Control charts are one of the main tools that quality managers in manufacturing use to conduct and present statistical analysis. To date, they have not been very popular with contact center quality managers. Is there a place for control charts in the contact center?
The control chart was originally used to present how a particular statistic varied over time. This is a very important measurement for production managers in the automotive and other engineering industries where machines produce parts that must fit together with a high level of precision. The chart shows the stability of a series of measurements carried out over a period of time. The more stable the measurement is, the more predictable the process is.
It goes without saying that contact center agents are not machines. Call quality cannot be measured anywhere near as precisely as tolerances in a machine part produced by a computer controlled lathe, so how can control charts be of any use to a contact center manager?
The control chart above shows the daily results of a contact center’s sales team for a month. The blue line represents the actual sales results for each day of calling, while the green represents the average, and the yellow and red represent 1 or 2 standard deviations above and below the average. The width of the band represented on the chart by the standard deviation lines is a pretty good reflection of how stable the sales process is and therefore how reliable the sales managers’ promises are to head office.
A quality manager might be very interested in the result where sales went more than 2 standard deviations above the average. They might reflect a rare moment of inspiration in the sales team, or they might reflect a new and convincing lie that a sales agent has started telling the customer. Needless to say, the days where the sales results fall below the average will also need to be investigated.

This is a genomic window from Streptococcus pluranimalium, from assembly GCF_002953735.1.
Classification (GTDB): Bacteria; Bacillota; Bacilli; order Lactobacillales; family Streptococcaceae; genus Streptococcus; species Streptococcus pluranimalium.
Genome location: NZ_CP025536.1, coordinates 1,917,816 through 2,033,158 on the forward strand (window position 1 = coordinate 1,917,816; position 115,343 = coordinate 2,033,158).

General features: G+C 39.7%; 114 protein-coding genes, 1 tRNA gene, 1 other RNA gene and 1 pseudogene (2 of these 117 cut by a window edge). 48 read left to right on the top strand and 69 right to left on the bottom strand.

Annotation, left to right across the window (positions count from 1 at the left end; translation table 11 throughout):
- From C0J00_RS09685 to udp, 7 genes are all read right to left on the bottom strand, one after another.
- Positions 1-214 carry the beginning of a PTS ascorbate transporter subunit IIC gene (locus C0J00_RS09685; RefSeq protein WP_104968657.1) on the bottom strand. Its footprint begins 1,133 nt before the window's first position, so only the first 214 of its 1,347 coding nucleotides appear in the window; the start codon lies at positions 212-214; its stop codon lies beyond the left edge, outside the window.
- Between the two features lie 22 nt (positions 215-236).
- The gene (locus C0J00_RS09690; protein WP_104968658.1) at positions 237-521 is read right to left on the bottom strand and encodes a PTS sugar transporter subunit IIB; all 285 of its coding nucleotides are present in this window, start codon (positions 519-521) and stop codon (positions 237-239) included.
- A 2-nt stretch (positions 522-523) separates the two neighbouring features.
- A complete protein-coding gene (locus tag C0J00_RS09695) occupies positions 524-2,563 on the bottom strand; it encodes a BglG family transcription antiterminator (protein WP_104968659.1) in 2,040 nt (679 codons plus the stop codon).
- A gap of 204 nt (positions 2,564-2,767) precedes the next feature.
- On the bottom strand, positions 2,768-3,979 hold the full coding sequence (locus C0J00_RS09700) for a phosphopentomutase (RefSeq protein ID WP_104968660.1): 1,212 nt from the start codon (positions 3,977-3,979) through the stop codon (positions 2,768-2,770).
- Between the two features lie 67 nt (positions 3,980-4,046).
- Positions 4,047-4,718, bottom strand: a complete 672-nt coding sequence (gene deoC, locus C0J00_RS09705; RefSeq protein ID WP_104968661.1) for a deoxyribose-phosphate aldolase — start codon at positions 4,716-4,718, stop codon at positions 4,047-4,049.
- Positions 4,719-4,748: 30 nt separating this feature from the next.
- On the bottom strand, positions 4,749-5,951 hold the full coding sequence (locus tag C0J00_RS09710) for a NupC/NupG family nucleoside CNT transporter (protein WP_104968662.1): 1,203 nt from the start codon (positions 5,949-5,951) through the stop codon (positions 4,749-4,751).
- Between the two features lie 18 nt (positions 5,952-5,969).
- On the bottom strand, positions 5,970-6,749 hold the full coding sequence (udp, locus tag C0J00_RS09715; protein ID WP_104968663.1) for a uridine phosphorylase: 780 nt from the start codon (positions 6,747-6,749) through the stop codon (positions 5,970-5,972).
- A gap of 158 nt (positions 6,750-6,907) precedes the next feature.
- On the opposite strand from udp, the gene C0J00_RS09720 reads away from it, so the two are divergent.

Quality management and feedback is also a process which can be shown on a control chart. The illustration above shows a control chart for a contact center providing customer support. The blue line represents the actual quality scores over the month, the black line represents the overall trend, the green line represents the average, while the yellow and red lines represent 1 and 2 standard deviations below the average respectively.
What is very noticeable is how far 1 and 2 standard deviations are from the average. This shows that the quality process is not particularly stable. If each data point represents a quality evaluation, it is not hard to see which evaluations are pulling the score down and to investigate what happened and find out what corrective measures can be taken to follow up.
These charts can also be used for educational purposes to show agents and operations team leads the effect poor results have on the team’s overall performance. The visual impact of the chart is likely to be more meaningful than a dry recital of figures and will enable everyone in the contact center to see, understand and act on the “big picture” better.